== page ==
I listen to amazing stories about vacations, outings, and all the milestones that their children have accomplished. When I hear others having wonderful lives full of happy memories, I find that I sink further away from the conversation. I nod my head and smile, but inside I’m screaming because our lives are so different and it feels so unfair. My son hasn’t met those milestones, we never go on vacation, and our lives are spent moving from one office to another for appointments.
If I do speak, I know that I will have to share our journey. Talking to anyone about our life has a way of making me feel incredibly anxious. After the stress of a day caring for him, I don’t want to recap what is going on, nor do I want to answer questions. I also don’t want anyone feeling sorry for us. More often than not, I find myself not saying much at all.
Eventually, the night ends. I feel depleted, sad, and I am reminded how out of place I feel in the world. I push everyone away from me because it is so hard to be around anyone. I don’t like being reminded our life is different, and I can’t handle how that realization makes me feel. Selfishly I can’t focus my energy on anyone other than my child, and helping friends navigate their problems is impossible for me. I realize I just cannot be the friend I need to be.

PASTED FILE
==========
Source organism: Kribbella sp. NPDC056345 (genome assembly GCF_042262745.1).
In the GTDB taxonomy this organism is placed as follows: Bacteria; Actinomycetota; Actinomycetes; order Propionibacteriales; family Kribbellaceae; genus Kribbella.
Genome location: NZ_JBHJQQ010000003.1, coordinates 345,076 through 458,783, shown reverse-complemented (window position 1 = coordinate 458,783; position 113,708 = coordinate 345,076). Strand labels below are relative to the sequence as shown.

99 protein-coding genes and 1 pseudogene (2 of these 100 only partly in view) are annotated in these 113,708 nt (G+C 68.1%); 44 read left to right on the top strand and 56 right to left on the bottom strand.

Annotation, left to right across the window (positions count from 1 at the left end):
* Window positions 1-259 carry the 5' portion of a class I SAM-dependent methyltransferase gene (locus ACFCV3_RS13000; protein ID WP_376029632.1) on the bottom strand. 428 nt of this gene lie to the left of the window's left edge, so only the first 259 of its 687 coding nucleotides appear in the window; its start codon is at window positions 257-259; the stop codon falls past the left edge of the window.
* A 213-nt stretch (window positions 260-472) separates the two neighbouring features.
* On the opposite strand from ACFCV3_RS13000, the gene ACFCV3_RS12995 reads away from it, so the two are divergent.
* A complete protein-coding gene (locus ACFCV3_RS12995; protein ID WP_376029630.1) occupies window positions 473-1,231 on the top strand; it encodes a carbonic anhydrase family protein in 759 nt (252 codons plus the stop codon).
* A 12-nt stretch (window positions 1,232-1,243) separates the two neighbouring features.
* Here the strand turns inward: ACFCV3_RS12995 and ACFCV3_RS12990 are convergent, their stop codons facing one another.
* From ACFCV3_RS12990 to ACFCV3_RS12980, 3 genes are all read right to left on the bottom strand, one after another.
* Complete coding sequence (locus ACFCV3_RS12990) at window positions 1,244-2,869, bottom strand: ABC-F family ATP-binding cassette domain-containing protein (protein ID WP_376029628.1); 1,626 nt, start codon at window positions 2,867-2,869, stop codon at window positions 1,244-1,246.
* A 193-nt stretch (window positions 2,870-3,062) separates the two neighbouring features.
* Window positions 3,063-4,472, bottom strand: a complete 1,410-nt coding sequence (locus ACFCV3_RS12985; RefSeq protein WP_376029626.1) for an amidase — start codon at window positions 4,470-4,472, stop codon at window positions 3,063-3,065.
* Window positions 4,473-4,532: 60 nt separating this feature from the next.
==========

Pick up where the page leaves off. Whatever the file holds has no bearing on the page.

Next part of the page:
Texts go unreturned, I stop answering messages and emails on my social media, and I quit accepting invites or attending events. The truth is I push everyone away because I’m emotionally drained by my feelings. I know our life is different, I hate that my child is dealing with so much adversity, and I can’t relate to anyone around me.
In the end, friendships dissolve because I can’t contribute, keep plans, or give anything to anyone other than my son.
I’ve learned over the years that I’m not alone in my feelings.
Other parents of disabled children have shared these same feelings with me. The lives of parents of disabled children are not typical, and we are keenly aware of our differences.
Our lives are filled with appointments, therapy, and endless paperwork that will take us away from the world as we care for our children. We are not readily accessible to our friends for long periods of time. Many of us feel incredibly guilty for not being better friends, but most of us accept that we are incapable of nurturing meaningful relationships outside of our immediate family.
We wish more than anything that people understood that even though we can’t always be there for people — we desperately need them in our lives. Even though we can’t go to events, we wish people would remember to invite us. We wish we didn’t feel so out of place, and hope that one day we will find someone who gets our life.
More importantly, we wish we were capable of being better friends, and that we could relate to other parents. Our lives as parents of disabled children make having friendship a tough challenge, and for many of us giving up is more natural than fighting.
We fight for everything for our children, so when it comes to the fight to maintain relationships, we need a little more help from our friends.